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Subject: Re: [boost] [cpo-proposal] presentation of the idea
From: Thorsten Ottosen (thorsten.ottosen_at_[hidden])
Date: 2013-08-19 09:44:35

On 19-08-2013 15:10, Larry Evans wrote:
> On 08/19/13 07:54, Larry Evans wrote:
>> On 08/19/13 06:59, Thorsten Ottosen wrote:

>>> cont.push_back<Derived>( x, y );
>> Using a templated push_back, IIUC, would require some sort of
>> container, such as std::vector<char> cont, which contains contigous
>> storage, and the push_back should find the next location, i_aligned,
>> in std::vector<char> which is at alignment, alignof(Derived).
>> and would then push_back i_aligned chars, then further push_back
>> sizeof(Derived) char's, the new inplace at cont.begin()+i_aligned.
>> Does that make sense?
> OOPS. If all those push_back's of a char causes the vector to be
> resized in placed in a different location, then wouldn't that require
> all the realignments for each element to be recalculated :(
> Hmmm. Not if &cont[0] is stored at a max aligned location,
> which I assume it would be since the storage would be created
> on the heap with new[] which, according to the c++ standard
> ( can't remember which page or section), returns a maximally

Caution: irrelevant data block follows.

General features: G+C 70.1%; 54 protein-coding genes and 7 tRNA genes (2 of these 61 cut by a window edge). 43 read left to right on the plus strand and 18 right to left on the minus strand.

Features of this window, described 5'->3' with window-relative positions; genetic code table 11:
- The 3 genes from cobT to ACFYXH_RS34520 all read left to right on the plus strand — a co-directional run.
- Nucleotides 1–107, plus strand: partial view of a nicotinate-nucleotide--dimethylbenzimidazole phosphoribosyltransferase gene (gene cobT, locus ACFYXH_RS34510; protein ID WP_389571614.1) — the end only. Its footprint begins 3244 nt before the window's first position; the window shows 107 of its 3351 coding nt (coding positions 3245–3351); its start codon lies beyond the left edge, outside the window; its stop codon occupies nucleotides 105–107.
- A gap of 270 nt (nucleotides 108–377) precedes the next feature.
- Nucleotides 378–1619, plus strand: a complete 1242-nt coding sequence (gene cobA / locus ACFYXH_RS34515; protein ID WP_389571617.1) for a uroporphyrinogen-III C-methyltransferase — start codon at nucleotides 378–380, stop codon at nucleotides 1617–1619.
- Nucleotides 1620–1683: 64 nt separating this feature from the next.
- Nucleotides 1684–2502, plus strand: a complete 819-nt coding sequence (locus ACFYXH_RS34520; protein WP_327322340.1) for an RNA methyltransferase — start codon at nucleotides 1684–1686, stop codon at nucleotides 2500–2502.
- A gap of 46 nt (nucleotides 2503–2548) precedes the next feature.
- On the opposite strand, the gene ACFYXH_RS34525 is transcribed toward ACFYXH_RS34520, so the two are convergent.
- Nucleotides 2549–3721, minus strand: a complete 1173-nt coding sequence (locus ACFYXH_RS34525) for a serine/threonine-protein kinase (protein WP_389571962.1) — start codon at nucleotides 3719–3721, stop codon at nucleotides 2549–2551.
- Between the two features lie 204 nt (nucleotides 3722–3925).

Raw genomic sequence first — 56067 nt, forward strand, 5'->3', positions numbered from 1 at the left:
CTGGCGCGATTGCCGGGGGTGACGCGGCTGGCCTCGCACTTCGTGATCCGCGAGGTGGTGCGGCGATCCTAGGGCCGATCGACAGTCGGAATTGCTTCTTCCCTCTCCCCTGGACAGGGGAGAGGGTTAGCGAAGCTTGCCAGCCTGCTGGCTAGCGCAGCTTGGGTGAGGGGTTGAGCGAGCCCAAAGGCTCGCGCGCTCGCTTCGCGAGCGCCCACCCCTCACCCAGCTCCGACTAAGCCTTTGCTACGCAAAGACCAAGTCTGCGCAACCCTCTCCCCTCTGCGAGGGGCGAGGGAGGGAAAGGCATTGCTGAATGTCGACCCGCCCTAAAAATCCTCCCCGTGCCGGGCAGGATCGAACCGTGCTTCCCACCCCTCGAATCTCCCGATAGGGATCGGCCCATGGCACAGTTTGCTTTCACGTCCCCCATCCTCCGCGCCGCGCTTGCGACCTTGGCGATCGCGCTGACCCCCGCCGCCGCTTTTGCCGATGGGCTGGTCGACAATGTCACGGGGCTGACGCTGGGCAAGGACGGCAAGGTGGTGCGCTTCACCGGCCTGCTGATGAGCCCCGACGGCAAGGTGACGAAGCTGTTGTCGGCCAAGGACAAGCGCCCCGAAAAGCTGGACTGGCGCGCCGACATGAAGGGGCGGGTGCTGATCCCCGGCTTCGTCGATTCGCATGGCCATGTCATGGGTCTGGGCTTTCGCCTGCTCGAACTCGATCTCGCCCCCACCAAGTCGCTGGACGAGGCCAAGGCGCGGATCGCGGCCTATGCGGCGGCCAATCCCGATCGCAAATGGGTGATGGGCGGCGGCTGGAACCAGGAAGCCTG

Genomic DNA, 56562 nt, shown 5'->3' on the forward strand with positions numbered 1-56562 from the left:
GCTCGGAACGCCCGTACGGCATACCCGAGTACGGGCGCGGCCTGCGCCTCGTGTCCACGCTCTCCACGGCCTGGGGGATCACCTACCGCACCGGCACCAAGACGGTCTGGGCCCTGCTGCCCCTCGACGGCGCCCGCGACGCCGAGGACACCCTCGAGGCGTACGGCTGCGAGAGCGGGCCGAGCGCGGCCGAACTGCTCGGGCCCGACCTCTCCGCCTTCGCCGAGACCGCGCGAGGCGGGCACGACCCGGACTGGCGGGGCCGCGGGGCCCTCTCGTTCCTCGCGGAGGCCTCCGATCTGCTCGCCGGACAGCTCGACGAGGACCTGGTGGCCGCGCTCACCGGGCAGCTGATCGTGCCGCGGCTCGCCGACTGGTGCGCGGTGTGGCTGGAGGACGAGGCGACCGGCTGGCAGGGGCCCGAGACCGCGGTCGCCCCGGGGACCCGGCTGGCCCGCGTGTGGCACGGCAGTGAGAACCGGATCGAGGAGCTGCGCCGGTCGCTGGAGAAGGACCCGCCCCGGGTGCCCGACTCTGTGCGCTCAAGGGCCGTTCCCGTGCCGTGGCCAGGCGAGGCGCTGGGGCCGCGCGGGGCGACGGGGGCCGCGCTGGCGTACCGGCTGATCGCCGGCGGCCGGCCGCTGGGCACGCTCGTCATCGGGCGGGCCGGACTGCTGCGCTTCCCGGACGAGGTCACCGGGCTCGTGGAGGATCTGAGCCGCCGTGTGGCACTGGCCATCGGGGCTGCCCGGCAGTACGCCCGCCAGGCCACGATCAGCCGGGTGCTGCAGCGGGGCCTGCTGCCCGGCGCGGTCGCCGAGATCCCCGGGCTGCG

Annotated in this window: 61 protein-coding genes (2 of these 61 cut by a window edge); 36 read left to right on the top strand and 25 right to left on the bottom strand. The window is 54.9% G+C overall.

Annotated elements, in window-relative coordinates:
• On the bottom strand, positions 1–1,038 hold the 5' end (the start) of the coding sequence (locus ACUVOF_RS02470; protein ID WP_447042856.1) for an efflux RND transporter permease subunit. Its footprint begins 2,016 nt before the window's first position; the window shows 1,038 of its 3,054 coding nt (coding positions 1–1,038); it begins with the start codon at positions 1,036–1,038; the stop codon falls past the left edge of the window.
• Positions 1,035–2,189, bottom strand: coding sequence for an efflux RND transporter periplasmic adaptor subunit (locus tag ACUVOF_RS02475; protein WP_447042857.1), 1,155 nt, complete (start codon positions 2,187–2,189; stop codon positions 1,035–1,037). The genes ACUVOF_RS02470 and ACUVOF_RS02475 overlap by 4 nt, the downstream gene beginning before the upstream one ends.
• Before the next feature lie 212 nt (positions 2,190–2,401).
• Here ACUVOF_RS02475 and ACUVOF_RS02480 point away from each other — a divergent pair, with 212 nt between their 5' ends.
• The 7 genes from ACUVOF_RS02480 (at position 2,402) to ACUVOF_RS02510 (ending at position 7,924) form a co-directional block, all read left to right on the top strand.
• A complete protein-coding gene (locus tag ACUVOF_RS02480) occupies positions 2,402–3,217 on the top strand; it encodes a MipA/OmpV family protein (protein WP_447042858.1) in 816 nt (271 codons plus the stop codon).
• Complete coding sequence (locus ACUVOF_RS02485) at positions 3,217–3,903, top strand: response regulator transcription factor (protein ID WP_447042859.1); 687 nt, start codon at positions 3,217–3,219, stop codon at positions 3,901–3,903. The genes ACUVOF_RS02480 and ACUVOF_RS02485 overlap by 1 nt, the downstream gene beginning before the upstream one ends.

> aligned storage location.

Exactly. The relative locations should stay the same, only the start
address would change.

> And since the start of cont
> is maximally aligned, any offsets in that cont with a given
> alignment would have the same alignment when moved, IIUC.

Yes, at this level it is nice to take advantage of the memcopying built
into vector<char>.

I guess the above means that the idea of letting push_back return the
address of the object is not going to work /unless no reallocation
happens/. This may be too fragile, so maybe we should embed a singly
linked list directly together with the DerivedX instances and update it
on copying. This seems to contradict the use of memcpy. Hm.

Maybe we can avoid storing the linked list al together. Forward
iteration would find the next element by asking the current element by
its size and by computing i_aligned (somehow). Maybe that's the way to go.



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